Known for his passion and devotion to justice, Reverend Andrew J. Brown was a man who fought for what he believed in and created great opportunities for the people in his community.
Brown’s lifelong devotion to justice was sparked while he served in the armed forces during World War II but his calling to Chaplin came after noticing the small number of Blacks serving in that capacity, allowing him to discuss everything from spiritual to economic issues.
Nevertheless, despite the small number, as a young black pastor in segregated Indianapolis in the 1950s and 60s, Reverend. Brown fought for change, leading him to organized Indianapolis blacks to show voting strength, and in 1965, he marched with his friend Dr. Martin Luther king Jr. In Selma, Alabama.
Beyond his role in the Civil Rights movement, Brown and other Indiana black leaders created Black Expo in 1970, a hallmark event in the summer that gathered the people of Indy and the leading black entertainers, sports figures and political leaders for an experience like non-other. Still today to the Indiana Black Expo is considered to be one of the premiere events in the state of Indiana and across the country.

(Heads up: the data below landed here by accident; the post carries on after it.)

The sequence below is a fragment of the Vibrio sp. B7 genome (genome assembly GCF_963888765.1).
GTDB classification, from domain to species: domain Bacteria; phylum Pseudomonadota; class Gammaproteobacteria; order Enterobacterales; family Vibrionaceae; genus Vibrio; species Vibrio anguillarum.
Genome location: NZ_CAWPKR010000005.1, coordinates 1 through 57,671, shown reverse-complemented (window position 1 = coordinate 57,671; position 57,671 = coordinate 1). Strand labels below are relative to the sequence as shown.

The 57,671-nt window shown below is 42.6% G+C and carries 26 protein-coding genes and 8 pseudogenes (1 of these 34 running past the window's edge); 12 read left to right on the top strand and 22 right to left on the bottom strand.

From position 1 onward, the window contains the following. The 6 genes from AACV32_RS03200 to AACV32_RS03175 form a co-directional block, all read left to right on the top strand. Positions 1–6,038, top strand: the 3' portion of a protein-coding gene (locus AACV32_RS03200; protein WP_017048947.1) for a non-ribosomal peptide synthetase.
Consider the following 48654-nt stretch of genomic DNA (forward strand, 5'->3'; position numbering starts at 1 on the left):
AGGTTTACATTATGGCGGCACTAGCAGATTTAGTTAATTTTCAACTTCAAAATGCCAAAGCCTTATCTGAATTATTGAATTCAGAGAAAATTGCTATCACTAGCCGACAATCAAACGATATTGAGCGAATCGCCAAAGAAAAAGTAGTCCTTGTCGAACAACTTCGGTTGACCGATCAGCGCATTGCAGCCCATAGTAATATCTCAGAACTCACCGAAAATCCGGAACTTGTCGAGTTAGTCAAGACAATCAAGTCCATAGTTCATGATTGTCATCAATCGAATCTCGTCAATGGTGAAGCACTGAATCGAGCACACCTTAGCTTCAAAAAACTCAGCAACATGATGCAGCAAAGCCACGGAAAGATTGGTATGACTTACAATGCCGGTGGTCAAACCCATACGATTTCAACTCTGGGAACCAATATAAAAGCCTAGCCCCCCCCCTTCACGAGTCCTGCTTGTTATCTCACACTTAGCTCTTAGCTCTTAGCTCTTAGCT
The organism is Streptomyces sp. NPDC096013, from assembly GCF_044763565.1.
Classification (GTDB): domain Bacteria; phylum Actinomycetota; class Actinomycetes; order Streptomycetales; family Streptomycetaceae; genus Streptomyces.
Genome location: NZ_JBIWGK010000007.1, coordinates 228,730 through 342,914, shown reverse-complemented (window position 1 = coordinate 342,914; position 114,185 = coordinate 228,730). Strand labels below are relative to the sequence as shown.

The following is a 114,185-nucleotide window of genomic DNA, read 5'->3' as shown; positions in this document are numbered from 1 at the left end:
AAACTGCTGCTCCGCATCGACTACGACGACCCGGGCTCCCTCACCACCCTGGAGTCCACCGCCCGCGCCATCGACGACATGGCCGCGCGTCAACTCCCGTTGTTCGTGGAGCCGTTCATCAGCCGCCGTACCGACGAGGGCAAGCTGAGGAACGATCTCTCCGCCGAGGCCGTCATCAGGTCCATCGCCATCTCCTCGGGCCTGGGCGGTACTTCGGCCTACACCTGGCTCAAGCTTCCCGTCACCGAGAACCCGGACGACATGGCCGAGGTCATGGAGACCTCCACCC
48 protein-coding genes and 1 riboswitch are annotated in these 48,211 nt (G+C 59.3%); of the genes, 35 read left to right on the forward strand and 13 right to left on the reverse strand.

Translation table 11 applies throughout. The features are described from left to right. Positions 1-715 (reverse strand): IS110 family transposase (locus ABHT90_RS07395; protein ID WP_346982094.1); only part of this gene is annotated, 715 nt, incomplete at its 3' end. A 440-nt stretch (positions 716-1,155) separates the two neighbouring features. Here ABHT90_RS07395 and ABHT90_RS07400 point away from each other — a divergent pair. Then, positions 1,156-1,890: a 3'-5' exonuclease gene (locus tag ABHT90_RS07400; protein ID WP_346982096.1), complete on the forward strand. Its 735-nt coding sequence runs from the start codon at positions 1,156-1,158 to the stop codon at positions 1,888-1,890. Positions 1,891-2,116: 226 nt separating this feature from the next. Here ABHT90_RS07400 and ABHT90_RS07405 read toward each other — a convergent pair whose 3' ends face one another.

In his role as pastor, Rev. Brown would continue to spread the word of God at the St. John’s Missionary Baptist Church for many years before passing the torch in September 1990.
In early August of 1996, he passed away but he is still regarded as Indianapolis’ foremost civil rights leaders.